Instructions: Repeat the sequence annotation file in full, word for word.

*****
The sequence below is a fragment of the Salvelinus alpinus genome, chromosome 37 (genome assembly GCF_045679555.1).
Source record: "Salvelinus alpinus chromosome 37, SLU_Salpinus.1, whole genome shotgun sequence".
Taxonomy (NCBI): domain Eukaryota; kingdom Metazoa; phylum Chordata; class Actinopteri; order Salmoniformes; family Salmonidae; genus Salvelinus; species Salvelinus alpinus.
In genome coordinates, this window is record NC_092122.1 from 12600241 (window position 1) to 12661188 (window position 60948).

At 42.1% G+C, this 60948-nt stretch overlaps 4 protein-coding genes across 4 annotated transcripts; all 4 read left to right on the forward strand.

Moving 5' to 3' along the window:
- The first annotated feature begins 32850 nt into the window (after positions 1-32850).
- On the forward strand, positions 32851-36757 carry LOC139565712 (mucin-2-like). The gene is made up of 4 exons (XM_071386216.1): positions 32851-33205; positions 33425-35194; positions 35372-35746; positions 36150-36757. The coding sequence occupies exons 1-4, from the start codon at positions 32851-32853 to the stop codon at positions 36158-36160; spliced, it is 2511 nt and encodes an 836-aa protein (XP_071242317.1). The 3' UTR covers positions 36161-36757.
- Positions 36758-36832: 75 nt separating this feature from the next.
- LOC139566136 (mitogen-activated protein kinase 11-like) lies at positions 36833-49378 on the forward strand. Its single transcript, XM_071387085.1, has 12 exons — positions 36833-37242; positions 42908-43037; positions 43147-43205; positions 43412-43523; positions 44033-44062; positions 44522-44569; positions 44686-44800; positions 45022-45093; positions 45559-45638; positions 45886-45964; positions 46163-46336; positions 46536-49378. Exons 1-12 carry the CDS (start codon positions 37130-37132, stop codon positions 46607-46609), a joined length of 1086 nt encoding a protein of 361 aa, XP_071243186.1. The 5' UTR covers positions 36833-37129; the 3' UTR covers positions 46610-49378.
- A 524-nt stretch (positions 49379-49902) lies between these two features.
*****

The sequence below is a fragment of the Salvelinus alpinus genome, chromosome 37 (genome assembly GCF_045679555.1).
Source record: "Salvelinus alpinus chromosome 37, SLU_Salpinus.1, whole genome shotgun sequence".
Taxonomy (NCBI): domain Eukaryota; kingdom Metazoa; phylum Chordata; class Actinopteri; order Salmoniformes; family Salmonidae; genus Salvelinus; species Salvelinus alpinus.
In genome coordinates, this window is record NC_092122.1 from 12600241 (window position 1) to 12661188 (window position 60948).

At 42.1% G+C, this 60948-nt stretch overlaps 4 protein-coding genes across 4 annotated transcripts; all 4 read left to right on the forward strand.

Moving 5' to 3' along the window:
- The first annotated feature begins 32850 nt into the window (after positions 1-32850).
- On the forward strand, positions 32851-36757 carry LOC139565712 (mucin-2-like). The gene is made up of 4 exons (XM_071386216.1): positions 32851-33205; positions 33425-35194; positions 35372-35746; positions 36150-36757. The coding sequence occupies exons 1-4, from the start codon at positions 32851-32853 to the stop codon at positions 36158-36160; spliced, it is 2511 nt and encodes an 836-aa protein (XP_071242317.1). The 3' UTR covers positions 36161-36757.
- Positions 36758-36832: 75 nt separating this feature from the next.
- LOC139566136 (mitogen-activated protein kinase 11-like) lies at positions 36833-49378 on the forward strand. Its single transcript, XM_071387085.1, has 12 exons — positions 36833-37242; positions 42908-43037; positions 43147-43205; positions 43412-43523; positions 44033-44062; positions 44522-44569; positions 44686-44800; positions 45022-45093; positions 45559-45638; positions 45886-45964; positions 46163-46336; positions 46536-49378. Exons 1-12 carry the CDS (start codon positions 37130-37132, stop codon positions 46607-46609), a joined length of 1086 nt encoding a protein of 361 aa, XP_071243186.1. The 5' UTR covers positions 36833-37129; the 3' UTR covers positions 46610-49378.
- A 524-nt stretch (positions 49379-49902) lies between these two features.